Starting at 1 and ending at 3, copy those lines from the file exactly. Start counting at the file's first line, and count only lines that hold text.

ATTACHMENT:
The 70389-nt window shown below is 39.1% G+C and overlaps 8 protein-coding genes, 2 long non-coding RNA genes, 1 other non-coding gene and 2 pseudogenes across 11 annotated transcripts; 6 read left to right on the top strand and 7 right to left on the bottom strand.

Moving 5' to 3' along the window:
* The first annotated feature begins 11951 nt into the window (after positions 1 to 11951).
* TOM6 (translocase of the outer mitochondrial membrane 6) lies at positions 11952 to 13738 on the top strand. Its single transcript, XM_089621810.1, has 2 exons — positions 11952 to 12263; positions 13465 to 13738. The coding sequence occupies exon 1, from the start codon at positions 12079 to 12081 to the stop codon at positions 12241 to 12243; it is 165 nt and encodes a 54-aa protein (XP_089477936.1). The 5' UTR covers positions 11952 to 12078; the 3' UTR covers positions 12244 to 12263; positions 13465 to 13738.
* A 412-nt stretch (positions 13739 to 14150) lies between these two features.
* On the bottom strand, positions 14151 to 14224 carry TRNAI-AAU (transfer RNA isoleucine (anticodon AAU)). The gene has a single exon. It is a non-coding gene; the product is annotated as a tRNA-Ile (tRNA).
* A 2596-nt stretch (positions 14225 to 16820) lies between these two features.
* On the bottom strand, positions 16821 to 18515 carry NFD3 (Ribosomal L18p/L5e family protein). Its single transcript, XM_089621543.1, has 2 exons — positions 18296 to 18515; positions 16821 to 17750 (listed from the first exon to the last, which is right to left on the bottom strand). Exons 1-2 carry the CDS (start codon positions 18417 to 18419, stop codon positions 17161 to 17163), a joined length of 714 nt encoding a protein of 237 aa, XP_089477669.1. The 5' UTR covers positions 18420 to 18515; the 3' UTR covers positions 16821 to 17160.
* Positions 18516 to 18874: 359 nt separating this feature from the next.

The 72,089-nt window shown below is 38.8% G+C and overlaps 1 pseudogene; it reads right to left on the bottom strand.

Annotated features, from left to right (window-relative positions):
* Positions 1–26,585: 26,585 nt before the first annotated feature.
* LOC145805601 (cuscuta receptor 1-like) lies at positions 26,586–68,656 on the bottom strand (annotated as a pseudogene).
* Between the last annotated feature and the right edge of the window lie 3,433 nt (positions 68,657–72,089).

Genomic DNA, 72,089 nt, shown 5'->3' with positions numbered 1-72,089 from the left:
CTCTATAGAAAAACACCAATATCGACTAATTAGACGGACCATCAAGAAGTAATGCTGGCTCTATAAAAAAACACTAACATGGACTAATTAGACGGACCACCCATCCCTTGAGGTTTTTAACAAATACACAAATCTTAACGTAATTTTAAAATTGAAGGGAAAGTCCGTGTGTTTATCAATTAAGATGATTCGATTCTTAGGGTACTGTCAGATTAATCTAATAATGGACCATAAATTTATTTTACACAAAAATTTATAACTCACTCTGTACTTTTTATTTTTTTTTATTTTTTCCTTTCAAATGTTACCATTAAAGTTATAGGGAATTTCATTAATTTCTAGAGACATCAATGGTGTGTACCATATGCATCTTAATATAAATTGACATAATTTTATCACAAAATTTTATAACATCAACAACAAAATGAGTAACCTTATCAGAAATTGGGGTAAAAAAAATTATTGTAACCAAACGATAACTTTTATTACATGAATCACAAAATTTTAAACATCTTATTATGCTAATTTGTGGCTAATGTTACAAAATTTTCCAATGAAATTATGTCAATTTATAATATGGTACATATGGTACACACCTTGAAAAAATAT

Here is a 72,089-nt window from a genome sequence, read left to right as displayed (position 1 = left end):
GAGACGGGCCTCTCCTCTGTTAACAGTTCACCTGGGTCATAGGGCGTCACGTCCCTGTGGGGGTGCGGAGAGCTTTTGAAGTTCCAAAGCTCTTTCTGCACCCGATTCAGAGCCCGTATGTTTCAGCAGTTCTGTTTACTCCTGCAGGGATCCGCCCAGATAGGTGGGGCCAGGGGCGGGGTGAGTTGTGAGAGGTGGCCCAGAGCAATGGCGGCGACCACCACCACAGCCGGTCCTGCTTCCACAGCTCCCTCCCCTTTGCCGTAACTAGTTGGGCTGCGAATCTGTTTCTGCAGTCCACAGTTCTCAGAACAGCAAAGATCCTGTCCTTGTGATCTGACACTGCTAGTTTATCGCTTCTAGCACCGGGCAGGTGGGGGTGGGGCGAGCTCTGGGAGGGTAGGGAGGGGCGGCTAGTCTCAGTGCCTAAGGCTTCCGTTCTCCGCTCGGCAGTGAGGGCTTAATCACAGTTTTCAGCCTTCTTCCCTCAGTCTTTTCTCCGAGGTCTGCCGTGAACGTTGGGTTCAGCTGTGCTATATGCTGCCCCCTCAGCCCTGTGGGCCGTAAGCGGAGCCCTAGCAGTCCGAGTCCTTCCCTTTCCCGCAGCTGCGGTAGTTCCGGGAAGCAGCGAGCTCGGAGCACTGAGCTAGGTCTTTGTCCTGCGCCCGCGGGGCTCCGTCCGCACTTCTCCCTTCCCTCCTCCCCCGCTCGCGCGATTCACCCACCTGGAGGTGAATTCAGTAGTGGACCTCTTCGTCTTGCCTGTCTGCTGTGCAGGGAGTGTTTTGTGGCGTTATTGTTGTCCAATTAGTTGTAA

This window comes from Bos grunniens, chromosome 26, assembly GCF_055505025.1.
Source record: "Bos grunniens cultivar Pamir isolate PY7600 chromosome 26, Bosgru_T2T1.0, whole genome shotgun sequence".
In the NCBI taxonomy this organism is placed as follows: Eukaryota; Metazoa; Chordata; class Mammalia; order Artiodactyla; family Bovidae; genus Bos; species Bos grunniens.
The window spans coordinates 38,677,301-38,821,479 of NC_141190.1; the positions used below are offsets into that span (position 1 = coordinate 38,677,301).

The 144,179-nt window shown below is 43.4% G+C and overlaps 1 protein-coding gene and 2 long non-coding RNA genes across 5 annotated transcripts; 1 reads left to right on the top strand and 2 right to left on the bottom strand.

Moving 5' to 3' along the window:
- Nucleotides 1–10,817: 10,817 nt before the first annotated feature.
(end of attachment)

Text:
The 70389-nt window shown below is 39.1% G+C and overlaps 8 protein-coding genes, 2 long non-coding RNA genes, 1 other non-coding gene and 2 pseudogenes across 11 annotated transcripts; 6 read left to right on the top strand and 7 right to left on the bottom strand.

Moving 5' to 3' along the window:
* The first annotated feature begins 11951 nt into the window (after positions 1 to 11951).